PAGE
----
Although 56 percent of Wisconsin voters approved an advisory referendum calling for the death penalty, there is no chance that capital punishment will become law anytime soon in the state, says the Capital Times in Madison. “I am a realist. There is no prospect,” said state Sen. Al Lasee, author of the referendum. “The Democrats took control of the Senate and Gov. Doyle got re-elected.” Gov. Jim Doyle opposes the death penalty and could veto any bill enacting the death penalty; Lasee rammed the advisory referendum through the Legislature when both houses were controlled by Republicans and he was president of the Senate.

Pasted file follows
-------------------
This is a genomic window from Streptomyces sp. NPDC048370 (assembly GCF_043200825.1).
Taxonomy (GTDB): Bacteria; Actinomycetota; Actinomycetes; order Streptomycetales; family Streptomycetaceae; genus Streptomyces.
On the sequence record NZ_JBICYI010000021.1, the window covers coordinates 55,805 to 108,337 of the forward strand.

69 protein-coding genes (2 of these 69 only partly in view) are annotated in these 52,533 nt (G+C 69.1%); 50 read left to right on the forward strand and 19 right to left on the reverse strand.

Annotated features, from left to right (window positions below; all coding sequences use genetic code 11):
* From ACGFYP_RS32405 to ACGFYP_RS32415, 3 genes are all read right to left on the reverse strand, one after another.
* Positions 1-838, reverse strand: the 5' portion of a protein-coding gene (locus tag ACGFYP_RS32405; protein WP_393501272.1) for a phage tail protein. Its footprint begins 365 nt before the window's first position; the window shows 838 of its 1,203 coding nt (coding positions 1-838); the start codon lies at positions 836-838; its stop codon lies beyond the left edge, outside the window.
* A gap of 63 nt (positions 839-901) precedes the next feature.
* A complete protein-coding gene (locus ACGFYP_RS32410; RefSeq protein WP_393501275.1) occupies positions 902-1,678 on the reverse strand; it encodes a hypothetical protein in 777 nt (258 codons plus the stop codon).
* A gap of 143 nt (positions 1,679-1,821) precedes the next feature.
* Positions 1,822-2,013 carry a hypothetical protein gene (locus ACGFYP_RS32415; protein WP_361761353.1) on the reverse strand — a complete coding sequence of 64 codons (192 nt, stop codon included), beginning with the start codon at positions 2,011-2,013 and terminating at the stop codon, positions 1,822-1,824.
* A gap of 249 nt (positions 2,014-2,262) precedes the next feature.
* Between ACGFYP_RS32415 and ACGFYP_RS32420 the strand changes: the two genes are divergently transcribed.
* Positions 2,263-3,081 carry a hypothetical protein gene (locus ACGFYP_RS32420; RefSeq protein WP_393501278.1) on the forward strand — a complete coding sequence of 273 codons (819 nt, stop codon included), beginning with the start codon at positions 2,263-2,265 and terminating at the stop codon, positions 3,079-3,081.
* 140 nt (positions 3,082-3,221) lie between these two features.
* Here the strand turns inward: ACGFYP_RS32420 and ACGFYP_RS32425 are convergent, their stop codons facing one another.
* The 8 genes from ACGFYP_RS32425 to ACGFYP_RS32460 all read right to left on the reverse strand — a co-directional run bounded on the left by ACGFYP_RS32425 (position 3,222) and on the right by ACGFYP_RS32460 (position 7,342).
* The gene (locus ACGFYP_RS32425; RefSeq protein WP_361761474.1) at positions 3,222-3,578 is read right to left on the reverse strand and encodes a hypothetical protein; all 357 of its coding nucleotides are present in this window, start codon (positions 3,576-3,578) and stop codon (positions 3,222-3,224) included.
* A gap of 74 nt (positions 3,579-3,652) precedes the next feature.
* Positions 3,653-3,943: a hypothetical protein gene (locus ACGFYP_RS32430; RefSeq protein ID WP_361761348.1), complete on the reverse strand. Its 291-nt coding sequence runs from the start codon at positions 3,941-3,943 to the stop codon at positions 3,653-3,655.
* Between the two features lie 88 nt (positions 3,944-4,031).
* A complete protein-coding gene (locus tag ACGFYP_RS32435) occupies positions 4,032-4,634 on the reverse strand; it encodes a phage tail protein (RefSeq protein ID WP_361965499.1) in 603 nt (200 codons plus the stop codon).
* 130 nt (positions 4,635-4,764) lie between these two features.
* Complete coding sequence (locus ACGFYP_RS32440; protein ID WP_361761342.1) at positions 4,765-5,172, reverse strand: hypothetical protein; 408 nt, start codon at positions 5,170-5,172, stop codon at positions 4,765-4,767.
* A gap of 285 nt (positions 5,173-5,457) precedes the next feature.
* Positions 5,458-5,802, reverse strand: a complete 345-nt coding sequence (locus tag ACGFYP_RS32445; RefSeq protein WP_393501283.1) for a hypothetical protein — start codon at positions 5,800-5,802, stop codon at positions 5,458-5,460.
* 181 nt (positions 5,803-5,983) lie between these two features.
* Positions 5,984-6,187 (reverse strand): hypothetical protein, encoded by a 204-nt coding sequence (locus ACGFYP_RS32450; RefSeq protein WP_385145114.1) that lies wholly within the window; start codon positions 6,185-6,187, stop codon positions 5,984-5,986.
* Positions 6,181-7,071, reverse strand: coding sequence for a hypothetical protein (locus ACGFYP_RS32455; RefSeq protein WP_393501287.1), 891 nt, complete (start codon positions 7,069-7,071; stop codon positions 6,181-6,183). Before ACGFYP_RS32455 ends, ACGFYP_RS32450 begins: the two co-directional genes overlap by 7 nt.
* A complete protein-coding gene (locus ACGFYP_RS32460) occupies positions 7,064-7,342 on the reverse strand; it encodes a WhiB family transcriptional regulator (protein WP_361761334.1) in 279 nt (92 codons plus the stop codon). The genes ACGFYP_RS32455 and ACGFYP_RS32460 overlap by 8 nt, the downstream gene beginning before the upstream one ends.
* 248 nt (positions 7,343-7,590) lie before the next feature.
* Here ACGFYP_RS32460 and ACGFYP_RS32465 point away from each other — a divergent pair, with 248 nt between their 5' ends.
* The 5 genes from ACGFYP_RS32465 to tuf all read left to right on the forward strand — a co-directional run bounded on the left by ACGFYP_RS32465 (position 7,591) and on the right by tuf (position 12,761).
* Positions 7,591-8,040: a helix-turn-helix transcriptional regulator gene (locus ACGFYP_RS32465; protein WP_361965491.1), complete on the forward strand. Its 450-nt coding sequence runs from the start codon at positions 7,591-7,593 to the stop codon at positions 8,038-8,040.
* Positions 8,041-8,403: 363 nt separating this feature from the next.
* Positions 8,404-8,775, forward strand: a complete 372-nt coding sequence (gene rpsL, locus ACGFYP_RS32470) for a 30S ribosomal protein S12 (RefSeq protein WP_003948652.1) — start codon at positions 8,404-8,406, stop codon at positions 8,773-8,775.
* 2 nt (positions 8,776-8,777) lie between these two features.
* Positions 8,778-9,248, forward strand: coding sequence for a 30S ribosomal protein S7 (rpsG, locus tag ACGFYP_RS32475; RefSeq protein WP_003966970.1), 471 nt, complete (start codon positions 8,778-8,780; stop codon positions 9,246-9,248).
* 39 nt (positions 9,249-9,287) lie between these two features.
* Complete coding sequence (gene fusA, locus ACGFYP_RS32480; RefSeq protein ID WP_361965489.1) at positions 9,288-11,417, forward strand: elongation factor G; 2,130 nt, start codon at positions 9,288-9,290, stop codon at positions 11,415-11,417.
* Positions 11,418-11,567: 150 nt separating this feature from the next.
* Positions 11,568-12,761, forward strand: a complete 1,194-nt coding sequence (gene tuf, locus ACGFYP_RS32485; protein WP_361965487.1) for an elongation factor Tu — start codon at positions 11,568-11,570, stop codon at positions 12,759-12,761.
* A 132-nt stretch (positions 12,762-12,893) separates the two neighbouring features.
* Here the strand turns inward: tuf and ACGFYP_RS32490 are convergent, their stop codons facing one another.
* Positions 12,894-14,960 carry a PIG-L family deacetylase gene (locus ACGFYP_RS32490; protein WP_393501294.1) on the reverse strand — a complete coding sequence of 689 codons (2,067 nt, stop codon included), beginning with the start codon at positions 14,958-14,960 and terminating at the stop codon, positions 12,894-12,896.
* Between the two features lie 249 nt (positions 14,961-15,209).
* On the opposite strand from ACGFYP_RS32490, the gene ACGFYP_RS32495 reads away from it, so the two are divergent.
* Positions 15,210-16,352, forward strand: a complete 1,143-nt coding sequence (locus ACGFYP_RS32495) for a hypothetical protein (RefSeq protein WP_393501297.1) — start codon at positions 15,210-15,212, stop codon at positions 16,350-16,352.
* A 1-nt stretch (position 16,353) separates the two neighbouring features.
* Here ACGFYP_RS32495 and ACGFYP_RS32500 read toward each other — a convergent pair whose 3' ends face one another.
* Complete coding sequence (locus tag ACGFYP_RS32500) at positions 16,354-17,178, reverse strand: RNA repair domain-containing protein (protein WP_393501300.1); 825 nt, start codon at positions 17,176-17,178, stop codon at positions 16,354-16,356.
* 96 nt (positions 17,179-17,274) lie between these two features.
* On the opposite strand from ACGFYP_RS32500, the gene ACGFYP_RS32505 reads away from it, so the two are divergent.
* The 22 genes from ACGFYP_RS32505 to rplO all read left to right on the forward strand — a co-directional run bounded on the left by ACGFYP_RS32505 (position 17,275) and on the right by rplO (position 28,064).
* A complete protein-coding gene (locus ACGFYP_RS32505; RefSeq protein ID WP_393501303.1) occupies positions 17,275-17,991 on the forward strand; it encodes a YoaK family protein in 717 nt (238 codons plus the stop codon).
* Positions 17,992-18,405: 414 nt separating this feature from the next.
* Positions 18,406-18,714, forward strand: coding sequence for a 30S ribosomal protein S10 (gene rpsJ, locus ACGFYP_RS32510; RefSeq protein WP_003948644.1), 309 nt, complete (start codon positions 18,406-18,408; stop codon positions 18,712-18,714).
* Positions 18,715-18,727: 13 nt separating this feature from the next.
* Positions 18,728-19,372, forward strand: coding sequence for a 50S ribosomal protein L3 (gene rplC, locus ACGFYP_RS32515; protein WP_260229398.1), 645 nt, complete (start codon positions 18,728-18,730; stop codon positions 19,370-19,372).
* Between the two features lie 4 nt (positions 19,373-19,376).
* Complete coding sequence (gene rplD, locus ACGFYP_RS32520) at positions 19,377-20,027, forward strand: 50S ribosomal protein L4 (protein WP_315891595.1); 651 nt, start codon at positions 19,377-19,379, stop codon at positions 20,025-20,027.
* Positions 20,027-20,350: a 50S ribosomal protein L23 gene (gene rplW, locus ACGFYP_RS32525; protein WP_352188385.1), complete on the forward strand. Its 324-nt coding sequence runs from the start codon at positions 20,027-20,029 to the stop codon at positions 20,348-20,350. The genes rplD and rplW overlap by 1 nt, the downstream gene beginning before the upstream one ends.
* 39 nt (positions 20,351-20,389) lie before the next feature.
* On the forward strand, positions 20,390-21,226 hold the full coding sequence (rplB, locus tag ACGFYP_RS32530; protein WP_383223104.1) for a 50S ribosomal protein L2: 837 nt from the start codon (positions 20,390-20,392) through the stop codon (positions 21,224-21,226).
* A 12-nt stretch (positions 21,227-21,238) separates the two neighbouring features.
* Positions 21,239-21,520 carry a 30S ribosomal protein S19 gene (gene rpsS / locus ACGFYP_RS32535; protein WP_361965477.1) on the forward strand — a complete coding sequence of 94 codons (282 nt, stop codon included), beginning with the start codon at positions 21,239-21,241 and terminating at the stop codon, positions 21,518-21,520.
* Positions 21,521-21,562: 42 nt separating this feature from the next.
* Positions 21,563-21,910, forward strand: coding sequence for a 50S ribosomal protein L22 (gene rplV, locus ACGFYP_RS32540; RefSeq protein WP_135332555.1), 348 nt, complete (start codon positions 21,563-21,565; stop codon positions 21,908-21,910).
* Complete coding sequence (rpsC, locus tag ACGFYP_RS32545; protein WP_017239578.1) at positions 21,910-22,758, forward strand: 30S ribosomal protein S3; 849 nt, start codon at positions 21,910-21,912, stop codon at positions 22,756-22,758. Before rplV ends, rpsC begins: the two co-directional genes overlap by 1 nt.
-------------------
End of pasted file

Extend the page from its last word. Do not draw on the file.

Stacy Harbaugh of the American Civil Liberties Union said the ACLU and other members of a coalition that opposed the referendum would continue to fight a death penalty bill every step of the way. The death penalty would require a costly infrastructure for a state with no death rows, Harbaugh said, and appeals are very costly. The ballot question asked whether the death penalty should be enacted in Wisconsin for cases involving a person convicted of first-degree intentional homicide, if the conviction was supported by DNA evidence.